Met Police facial recognition figures “hugely inflated and deceptive”

By Luke Christou

An independent report has concluded that facial recognition technology being used by London’s Metropolitan Police is incorrect 81% of the time.

According to the report, carried out by academics from the University of Essex’s Human Rights Centre and first reported by The Guardian and Sky News, four out of five suspects flagged by the technology were not wanted by the police.

This data was gathered during six live trials carried out by the Metropolitan Police in Soho, Romford and Stratford, which the researchers were granted access to. 

The researchers have called for the force to stop the use of facial recognition technology, which it says would likely be ruled unlawful by a court due to breach of privacy.

However, the Metropolitan Police refutes the report’s findings, claiming that its technology makes a mistake in just one out of every 1,000 cases.

Duncan Ball, the Met’s deputy assistant commissioner, said: “We are extremely disappointed with the negative and unbalanced tone of this report…We have a legal basis for this pilot period and have taken legal advice throughout.”

Met Police using “hugely inflated and deceptive” figures

The reason for the discrepancy between the report’s findings and the Met Police’s own figures is a result of the way that they calculate the technology’s error rate.

“The Met’s 0.1% error rate figure is calculated by dividing the number of incorrect matches by the total number of people whose faces were scanned. The University of Essex study’s 81% error rate divides the number of incorrect matches by the total number of reported matches,” Paul Bischoff, privacy advocate for, explained.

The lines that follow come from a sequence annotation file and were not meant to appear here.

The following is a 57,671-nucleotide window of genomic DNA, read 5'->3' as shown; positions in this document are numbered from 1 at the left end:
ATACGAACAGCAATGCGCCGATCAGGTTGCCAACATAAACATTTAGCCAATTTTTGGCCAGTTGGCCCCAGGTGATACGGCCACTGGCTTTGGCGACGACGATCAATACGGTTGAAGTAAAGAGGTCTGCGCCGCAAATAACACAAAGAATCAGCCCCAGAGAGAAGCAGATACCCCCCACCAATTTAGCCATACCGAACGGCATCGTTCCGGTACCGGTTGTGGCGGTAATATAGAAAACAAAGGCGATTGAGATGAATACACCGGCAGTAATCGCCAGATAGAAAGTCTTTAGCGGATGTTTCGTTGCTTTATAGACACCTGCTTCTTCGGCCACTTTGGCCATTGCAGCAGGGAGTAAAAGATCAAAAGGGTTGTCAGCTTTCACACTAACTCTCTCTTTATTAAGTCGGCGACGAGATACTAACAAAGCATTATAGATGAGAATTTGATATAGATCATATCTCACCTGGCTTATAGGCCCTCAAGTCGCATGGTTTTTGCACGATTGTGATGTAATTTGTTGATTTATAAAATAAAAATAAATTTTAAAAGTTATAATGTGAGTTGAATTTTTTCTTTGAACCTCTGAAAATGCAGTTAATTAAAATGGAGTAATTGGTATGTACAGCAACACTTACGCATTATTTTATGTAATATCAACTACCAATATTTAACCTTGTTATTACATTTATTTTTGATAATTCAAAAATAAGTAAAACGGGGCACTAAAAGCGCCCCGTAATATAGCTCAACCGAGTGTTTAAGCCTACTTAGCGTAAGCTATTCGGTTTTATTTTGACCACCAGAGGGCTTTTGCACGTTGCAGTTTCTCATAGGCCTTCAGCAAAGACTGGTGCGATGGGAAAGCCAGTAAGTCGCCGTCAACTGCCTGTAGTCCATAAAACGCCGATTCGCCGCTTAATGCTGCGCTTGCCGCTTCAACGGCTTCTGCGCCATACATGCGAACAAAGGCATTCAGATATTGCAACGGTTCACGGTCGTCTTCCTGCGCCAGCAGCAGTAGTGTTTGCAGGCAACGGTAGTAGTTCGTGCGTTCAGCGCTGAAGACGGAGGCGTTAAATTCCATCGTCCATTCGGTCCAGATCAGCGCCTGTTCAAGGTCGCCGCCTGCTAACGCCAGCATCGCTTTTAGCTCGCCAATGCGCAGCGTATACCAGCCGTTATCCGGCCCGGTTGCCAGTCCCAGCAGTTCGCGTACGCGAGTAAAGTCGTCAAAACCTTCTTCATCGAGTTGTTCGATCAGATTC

If 100 people were to walk past a facial recognition setup and 10 were identified by the technology, but only three were actual police suspects, the University of Essex would count this as a 30% success rate. The Metropolitan Police say, as 100 people were scanned and seven were incorrectly matched, the technology is therefore 93% accurate.

“The University’s report is much more in line with how most people would judge accuracy,” Bischoff told Verdict. “The Met’s figure is hugely inflated and deceptive.”

A lot of training and tweaking needed before facial recognition technology can be trusted

US cities San Francisco, California, and Somerville, Massachusetts, have banned the use of facial recognition technology in policing over its inaccuracy and the potential for bias. A number of other cities are considering implementing a ban.

Javvad Malik, security awareness advocate at KnowBe4, is unsurprised to hear of yet more high rates of inaccuracy.

“Facial recognition, especially outside of controlled environments is still very much a developing area of research and therefore it’s not surprising to hear of potentially low accuracy rates,” Malik explained.

Despite the Met Police’s insistence that the public “would absolutely expect us to try innovative methods of crime fighting in order to make London safer”, the report highlights the level of progress that still needs to be made before the technology can be trusted to be accurate.

Until then, Malik says, facial recognition cannot be relied on entirely to spot criminals.

“Such technologies will need a lot of training and tweaking before they even get to close to an acceptable level where it can automatically be trusted. Until such a time, such technologies should always be used to augment and never to replace the human analyst.

“It is, therefore, important that organisations such as the police force don’t rely entirely on facial recognition to apprehend criminals.”

Read more: China to dominate the world in facial recognition technology

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